Oregon sending marijuana inspectors to hemp grows

Oregon sending marijuana inspectors to hemp grows

Oregon is sending commercial marijuana inspectors (and possibly the National Guard) to hemp fields to look for illicit marijuana.

The change comes after Oregon Gov. Kate Brown signed a new law to define delta-8 THC as an “adult-use cannabinoid” and to open the door to considering the THC isomer an “adulterant.”

The law bans the sale of hemp products containing THC to minors and calls for a “maximum concentration” on “any artificially derived cannabinoid,” similar to concentration limits already in effect on delta-9 THC in marijuana products.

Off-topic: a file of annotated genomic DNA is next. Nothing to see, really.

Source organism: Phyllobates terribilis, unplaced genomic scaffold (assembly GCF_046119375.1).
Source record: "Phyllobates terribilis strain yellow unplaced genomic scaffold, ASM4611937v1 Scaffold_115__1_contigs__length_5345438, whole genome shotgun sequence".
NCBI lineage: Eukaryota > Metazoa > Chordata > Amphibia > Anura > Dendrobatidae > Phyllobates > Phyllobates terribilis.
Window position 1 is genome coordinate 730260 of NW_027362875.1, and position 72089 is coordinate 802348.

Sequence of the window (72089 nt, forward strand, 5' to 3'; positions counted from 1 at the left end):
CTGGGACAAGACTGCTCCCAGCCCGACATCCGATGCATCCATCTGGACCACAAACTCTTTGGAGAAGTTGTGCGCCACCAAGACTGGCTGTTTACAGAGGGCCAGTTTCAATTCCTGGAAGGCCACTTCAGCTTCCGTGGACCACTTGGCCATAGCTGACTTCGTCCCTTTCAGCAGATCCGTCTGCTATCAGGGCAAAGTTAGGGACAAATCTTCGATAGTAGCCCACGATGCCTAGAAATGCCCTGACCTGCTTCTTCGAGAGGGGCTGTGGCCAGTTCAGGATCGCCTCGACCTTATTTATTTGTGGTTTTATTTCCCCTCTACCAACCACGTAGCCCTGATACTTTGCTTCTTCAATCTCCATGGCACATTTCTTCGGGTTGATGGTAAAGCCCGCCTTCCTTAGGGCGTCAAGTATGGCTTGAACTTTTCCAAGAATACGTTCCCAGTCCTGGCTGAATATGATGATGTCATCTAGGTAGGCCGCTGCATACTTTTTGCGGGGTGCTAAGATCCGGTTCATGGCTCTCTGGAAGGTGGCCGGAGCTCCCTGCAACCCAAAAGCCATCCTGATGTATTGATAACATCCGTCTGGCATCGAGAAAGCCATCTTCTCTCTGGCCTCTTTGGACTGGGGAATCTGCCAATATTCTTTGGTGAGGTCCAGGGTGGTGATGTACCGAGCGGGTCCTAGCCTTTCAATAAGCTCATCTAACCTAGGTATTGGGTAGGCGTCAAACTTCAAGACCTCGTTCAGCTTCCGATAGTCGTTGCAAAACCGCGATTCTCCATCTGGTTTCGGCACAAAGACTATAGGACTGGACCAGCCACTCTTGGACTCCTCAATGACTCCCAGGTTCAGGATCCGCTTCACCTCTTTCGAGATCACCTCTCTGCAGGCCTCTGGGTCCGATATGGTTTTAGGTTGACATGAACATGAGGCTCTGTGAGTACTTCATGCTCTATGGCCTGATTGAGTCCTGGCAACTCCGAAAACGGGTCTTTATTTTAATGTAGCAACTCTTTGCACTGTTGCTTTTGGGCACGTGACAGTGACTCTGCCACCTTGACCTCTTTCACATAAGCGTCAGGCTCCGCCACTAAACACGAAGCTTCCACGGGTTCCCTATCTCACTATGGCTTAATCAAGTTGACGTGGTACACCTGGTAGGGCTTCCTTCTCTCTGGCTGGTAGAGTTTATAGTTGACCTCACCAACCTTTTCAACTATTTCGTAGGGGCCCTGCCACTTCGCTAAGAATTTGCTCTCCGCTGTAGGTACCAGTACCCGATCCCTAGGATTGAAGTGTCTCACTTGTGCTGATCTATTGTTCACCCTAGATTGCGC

The law also allows state marijuana inspectors to review hemp grows in conjunction with the state Department of Agriculture, which tests hemp for THC content. The governor is allowed to call the Oregon National Guard to help inspect hemp crops, too.

Brown signed the bill Monday.

Soon after, the Oregon Liquor Control Commission, which regulates marijuana, adopted temporary rules allowing its inspectors to review hemp to “stop the illegal production of marijuana disguised as hemp production.”

“We’re really trying to spot check and take a minimum amount of samples to figure out what is commercial marijuana,” Executive Director Steve Marks told KTVZ-TV in Portland.

The law also directs Oregon marijuana regulators to create map of industrial-hemp operations and share it with law enforcement.

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